This new version of Modern Art is a reskin of an earlier game by designer Reiner Knizia. Like its sister but differently themed games Medici and Ra, Modern Art works through an auction mechanic.
In this game, players each take on the role of gallery curators trying to buy and sell paintings for the best price. It’s all about the money rather than the art, however. Nobody ends up owning any of the paintings: the winner is the player who has accumulated the most money at the end of the four rounds of play.
One of the attractions of this edition is that the art in Modern Art is represented by cards showing individual works by five different artists. These are real artists, each with a distinctive style. It adds greatly to the appeal of the game that you are playing with ‘real’ representations of modern works of art by actual living artists; although it is unfortunate that the painting the publishers chose for the box lid appears to be one of the least interesting works of the 70 in the game.
Players each start the game with a hand of cards representing individual works of art. These are the works each player will be auctioning. The auctions are run in five different ways, with a symbol on each work indicating the type of auction through which that picture must be sold. The different types of auction add variety to the game. For example, some paintings will be sold through an open auction, with players calling out bids; others will be sold through a hidden auction, where players do not know who else is competing for ownership or how much they are prepared to pay… In every case, the auctioneer is able themselves to bid in the auction. If the auctioneer wins the bid, he has to pay the bank. If another player wins, their cash is paid to the auctioneer.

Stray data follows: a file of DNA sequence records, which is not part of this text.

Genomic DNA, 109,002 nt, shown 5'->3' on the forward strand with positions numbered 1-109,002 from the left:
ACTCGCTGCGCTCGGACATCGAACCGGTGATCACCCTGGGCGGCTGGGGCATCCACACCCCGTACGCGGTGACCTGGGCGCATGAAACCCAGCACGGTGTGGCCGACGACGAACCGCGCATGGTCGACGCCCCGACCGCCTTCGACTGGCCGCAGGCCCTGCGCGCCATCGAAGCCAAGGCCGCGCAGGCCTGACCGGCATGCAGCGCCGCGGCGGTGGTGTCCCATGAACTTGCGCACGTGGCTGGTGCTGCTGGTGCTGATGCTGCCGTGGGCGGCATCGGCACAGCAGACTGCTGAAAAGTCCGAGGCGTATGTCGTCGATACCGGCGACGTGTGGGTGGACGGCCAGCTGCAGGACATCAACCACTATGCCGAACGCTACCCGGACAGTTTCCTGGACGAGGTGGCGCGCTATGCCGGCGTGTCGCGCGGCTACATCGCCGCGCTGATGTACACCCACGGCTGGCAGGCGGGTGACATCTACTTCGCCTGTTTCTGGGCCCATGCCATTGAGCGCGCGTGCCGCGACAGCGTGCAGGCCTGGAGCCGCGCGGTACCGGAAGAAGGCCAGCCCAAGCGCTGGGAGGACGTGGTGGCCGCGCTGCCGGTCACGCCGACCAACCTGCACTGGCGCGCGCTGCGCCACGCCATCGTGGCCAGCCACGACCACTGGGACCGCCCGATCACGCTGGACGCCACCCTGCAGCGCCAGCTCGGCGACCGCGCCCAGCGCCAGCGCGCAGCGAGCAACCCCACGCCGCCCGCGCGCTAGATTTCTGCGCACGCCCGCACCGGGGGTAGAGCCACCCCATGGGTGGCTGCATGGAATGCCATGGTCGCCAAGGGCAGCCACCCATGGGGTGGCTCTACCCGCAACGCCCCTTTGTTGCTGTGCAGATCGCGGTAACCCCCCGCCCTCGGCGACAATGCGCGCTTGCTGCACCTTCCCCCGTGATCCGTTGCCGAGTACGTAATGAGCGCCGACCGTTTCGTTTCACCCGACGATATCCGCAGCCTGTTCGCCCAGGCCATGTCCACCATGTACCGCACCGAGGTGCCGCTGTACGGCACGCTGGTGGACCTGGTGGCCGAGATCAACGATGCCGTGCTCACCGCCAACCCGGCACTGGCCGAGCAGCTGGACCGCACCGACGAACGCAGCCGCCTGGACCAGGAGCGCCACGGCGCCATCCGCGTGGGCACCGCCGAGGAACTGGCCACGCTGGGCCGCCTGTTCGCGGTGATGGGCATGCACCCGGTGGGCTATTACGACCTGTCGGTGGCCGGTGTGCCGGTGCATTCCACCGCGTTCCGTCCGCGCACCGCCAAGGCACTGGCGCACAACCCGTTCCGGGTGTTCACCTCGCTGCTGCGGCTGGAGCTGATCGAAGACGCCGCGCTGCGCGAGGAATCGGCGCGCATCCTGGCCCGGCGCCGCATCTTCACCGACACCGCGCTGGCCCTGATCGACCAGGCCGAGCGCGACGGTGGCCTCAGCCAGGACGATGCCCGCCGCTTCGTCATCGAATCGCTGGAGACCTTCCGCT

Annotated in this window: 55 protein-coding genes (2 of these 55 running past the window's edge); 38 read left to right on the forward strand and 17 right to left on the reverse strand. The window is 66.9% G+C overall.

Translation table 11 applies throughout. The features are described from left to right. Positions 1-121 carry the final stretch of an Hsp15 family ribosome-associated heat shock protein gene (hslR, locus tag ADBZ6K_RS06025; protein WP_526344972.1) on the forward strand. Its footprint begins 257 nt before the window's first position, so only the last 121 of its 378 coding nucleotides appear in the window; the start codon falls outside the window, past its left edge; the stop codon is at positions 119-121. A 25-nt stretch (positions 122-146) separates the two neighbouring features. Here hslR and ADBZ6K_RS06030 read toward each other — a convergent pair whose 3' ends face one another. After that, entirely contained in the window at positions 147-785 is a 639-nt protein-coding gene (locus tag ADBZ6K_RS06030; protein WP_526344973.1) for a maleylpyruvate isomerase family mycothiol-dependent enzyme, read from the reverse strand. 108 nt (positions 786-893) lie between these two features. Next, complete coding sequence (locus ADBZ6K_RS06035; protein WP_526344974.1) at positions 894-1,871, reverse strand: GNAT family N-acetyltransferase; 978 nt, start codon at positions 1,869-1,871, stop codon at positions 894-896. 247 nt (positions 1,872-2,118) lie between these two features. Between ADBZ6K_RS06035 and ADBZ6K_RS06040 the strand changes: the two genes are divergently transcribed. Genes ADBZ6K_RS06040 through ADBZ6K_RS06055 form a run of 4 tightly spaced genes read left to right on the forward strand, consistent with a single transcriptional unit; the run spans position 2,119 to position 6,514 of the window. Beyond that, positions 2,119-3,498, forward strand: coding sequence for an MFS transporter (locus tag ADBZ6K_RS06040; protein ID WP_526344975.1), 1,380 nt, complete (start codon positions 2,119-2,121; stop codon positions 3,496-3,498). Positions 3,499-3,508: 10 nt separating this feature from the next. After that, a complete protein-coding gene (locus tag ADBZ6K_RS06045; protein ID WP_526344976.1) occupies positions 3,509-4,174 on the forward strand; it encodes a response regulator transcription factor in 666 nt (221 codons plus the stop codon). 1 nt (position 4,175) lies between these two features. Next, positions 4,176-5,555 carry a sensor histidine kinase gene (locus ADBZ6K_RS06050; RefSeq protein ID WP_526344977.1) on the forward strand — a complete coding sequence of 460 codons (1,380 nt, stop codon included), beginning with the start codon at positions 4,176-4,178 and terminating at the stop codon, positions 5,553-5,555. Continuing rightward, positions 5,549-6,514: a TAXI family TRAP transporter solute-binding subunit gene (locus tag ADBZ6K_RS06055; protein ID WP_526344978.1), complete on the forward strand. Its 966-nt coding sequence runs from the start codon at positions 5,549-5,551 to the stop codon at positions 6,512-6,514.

Important as the auction phase is to play, the strategy in Modern Art goes beyond merely trying to buy and sell individual works for the best price. That’s because there is a key element of hand management and set collection in this game. Works of art are valued at the end of each round solely by ranking the artists according to the number of their works that were sold in that round. The values for these rankings are cumulative over the four rounds of the game but payments are only made by the bank for the three most popular artists; other works are deemed worthless…
The end-of-round valuation means that players will be deploying a degree of guile not merely to snag works at a decent price but also to try to push an artist into a better scoring position by getting more of their works sold in the round. Players’ hands are concealed, so we don’t know what artists the other players have for auction, and screens also conceal players’ money. Canny players will try to keep a mental note of how much cash each of their opponents has because that can directly affect how much they will be able to bid for a particular work.
You’ll also find players making sneaky use of special ‘double auction’ cards that push out two works by the same artist. Through running a double auction, a player can skew the market while also hastening the end of a round, because a round ends as soon as a fifth painting by any single artist is played.
If you are one of the many fans of Reiner Knizia’s work, or if you are especially fond of games that utilise an auction mechanic, then Modern Art will probably already be on your wants list. Some will also be attracted by the theme and the fact that the game is dealing with living but not yet well-known artists; making the game seem more real and helping to bring it to life.